Dr Emma J. Wells

Dr Emma J. Wells

Author

Dr Emma J. Wells is an historian of religious and architectural history, specialising particularly in the medieval and early modern eras. She is a passion advocate of the buildings history approach which seeks to understand people and the past through their surroundings. Her expertise covers everything from parish churches and cathedrals, the saints, pilgrimage and stained glass, to historic buildings in the modern age. Emma is the author of Pilgrim Routes of the British Isles (Hale, 2016) and is the midst of finalising another on the senses in the medieval church for OUP. Her next book, Heaven On Earth: The Lives & Legacies of the World’s Greatest Cathedrals will be published by Head of Zeus (2020/21).

Emma writes often and reviews for newspapers and magazines, including BBC History, History Today, the Times Literary Supplement, History Revealed and BBC Countryfile. A lively broadcaster and frequent acclaimed public speaker at literary festivals, academic conferences and corporate lectures, Emma’s experience also stretches beyond the world of religion and architecture, having lectured in archaeology, history, and art. She wrote and presented a three-part documentary for Viral History on St Cuthbert’s Way and appears often as a talking head as well as podcast contributor, with appearances on History Hit’s Art Detective, History Extra, and as a ‘Don’ on BBC Radio 4’s The 3rd Degree.

Emma gained her PhD from Durham University, for which she was awarded the 2011-12 British Archaeological Association Ochs Scholarship and Society for Church Archaeology Research Grant. She is now a lecturer and Programme Director of English Building History and Parish Church Studies at the University of York, and a Research Associate within the Department of Archaeology.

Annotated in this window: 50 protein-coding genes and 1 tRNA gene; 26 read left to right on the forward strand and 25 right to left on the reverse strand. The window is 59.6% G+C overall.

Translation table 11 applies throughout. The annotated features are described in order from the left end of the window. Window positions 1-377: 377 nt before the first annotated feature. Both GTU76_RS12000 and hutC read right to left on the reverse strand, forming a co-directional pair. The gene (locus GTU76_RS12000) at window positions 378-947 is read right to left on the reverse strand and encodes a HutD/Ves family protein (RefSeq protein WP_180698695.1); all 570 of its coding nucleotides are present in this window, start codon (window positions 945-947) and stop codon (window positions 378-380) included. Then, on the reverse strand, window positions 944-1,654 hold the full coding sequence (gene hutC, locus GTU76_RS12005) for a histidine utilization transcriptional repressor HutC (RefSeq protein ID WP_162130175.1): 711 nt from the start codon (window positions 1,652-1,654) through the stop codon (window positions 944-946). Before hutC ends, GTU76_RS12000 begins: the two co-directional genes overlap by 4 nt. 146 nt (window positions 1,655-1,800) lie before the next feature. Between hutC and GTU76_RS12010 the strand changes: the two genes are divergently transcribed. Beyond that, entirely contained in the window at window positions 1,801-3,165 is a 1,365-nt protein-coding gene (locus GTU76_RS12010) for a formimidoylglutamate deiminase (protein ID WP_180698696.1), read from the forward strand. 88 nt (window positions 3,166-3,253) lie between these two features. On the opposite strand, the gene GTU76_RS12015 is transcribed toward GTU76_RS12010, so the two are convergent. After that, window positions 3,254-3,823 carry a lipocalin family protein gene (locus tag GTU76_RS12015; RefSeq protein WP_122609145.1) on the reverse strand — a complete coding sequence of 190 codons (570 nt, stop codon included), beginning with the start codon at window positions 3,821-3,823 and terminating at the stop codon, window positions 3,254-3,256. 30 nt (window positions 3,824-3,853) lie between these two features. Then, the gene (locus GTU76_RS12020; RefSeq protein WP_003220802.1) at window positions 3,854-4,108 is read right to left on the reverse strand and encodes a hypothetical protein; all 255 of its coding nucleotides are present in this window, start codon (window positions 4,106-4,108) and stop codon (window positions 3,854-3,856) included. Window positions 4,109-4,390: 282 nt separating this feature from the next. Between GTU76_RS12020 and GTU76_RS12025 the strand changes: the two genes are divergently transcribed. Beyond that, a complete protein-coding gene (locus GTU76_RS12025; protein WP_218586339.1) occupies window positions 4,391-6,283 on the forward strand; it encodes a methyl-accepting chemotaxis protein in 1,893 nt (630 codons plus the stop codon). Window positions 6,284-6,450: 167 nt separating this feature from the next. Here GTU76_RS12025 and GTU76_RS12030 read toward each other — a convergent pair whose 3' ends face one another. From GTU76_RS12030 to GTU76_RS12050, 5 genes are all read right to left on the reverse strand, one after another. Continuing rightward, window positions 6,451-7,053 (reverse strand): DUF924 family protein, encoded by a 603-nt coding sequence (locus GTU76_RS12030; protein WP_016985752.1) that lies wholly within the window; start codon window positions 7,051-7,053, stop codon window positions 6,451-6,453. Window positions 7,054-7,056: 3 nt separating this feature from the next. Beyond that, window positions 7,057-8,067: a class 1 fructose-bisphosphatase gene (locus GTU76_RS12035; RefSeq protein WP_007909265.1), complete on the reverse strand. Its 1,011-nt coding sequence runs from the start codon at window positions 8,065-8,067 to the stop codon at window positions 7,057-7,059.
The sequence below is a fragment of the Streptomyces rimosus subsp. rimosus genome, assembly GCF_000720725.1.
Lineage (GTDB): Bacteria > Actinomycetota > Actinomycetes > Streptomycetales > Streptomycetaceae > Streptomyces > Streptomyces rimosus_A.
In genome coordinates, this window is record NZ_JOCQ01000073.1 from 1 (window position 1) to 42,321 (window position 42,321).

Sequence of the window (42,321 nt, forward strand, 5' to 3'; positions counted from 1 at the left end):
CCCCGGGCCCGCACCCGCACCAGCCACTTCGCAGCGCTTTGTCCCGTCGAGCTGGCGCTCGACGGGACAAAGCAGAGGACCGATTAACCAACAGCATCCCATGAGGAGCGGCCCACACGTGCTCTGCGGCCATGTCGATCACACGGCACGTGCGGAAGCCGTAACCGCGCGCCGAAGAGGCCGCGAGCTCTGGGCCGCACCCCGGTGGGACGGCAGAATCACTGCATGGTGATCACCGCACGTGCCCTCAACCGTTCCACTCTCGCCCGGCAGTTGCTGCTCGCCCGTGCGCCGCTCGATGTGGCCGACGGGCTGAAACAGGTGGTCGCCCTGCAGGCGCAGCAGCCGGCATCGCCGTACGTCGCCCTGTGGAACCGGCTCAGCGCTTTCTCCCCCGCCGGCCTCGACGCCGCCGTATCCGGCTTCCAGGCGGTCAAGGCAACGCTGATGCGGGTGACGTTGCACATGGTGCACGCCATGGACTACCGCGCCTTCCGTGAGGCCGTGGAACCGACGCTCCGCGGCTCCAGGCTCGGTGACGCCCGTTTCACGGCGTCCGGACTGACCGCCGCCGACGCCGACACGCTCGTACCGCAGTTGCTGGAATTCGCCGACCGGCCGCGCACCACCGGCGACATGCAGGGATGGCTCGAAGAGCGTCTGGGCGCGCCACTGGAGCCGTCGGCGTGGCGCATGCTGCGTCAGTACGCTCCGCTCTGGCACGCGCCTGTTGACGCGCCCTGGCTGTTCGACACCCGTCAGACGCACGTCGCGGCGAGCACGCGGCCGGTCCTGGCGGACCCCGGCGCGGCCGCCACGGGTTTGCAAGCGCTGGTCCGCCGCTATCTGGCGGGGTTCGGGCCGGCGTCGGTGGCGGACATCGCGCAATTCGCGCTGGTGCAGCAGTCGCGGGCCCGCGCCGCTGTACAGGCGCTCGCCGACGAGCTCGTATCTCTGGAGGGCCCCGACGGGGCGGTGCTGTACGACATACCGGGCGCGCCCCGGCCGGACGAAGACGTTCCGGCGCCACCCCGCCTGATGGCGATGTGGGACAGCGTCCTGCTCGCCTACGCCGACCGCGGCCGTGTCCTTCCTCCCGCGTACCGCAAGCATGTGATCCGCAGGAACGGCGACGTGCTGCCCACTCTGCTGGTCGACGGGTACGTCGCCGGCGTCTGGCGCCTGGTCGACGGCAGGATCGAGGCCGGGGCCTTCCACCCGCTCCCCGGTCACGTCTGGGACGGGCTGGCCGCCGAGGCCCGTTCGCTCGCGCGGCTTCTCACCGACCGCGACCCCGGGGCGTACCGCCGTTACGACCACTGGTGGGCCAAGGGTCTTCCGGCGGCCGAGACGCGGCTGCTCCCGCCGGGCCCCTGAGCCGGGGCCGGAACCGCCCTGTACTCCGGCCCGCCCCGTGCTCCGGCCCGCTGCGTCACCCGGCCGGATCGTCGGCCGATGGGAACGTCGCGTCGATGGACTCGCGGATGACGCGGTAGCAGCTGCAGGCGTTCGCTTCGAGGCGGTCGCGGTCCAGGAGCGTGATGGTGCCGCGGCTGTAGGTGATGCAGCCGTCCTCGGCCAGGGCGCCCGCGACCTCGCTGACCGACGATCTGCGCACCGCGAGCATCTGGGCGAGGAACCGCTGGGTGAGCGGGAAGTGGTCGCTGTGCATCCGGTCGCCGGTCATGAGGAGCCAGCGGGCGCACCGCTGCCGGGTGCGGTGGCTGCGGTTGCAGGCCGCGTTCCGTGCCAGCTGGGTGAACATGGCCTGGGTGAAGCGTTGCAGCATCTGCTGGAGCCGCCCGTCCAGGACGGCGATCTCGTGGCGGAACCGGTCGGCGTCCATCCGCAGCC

She gained her racing licence aged 18 and previously raced with Formula Woman.

Dr Emma J. Wells @Emma_J_Wells

Very exciting conversation with a stockist...soon Inside History will be on real magazine racks in all its glory. Thanks to @DrLindseyFitz, @drjohnwoolf, @wyattauthor3 and @History_Chap for helping to make it happen.

#OTD 869: Feast of St Edmund. 1,150 anniversary. Danish force led by Hinguar + Ubba pillaged country, descending upon kingdom of East Anglia + seized its ruler, Edmund. He possibly perished in battle but legend suggests was tied to tree + beaten before fired w/ volley of arrows.

My drive into work this morning was better than yours 😝 #York

#AnimalsInChurches #AGrandEntrance @johnevigar @pacoulmag @stiffleaf @MorleyRA @Wuzmi @sarahjigpoon @DEmiliopics @DrJACameron @last_of_england @ArtGuideAlex @Rach_Arnold @bwthornton @cotentinologue1 @DrFrancisYoung @Emma_J_Wells @FRH_Europe @Moodyarchive

Spent perhaps a little too long on my #artofthelost Canterbury Cathedral conference PowerPoint this afternoon... well, just over a week to go!

#TFW you think someone is watching you... (@ExeterCathedral tomb of Bishop Hugh Oldham)

Pershore Abbey, Worcs was 1 of largest abbeys in country, dissolved 1539. Locals saved church by purchasing it for own use. What remains is Quire (now Nave) with ploughshare vaulting, combo triforium/clerestory + lantern tower. Mix of Norman, Early English, Decorated + Victorian.

#OTD 1600: Charles I was born at Dunfermline Castle in Fife, Scotland. Second son of James VI of Scotland/James I of England + Anne of Denmark. He became heir to the throne on death of brother, Prince Henry, in 1612. He succeeded, as the 2nd Stuart King of Great Britain, in 1625.

A very small piece of writing advice:

Don't try to be the next [insert name of Big Fancy Author].

Aim to be the first [your name goes here].

This is such excellent advice. I often don't know *precisely* what I think until I start writing, and it's in the process of writing and close reading a text that my ideas really start to emerge. https://twitter.com/SurreyDocCol/status/1196118405100789761

Absolutely. I work myself to the bone trying to ensure all of my students get what they need. There’s only 1 of me. There are cohorts + cohorts of them. Why do I do it? For the love of my subject, it’s future + theirs. Then this—all of this. Wading through treacle comes to mind.

Thank you for all your wonderful responses (too many for me to keep up with). If you haven’t shared yours yet, please do. I am very much enjoying seeing the sites and your reasons for choosing them.

Genuinely think Twitter would improve immeasurably if people took a moment to think abt why they are replying to others, esp strangers.
If it is to be supportive, or to congratulate or be nice - cool.
If it is to correct something wrong or challenge a bad take - can be necessary.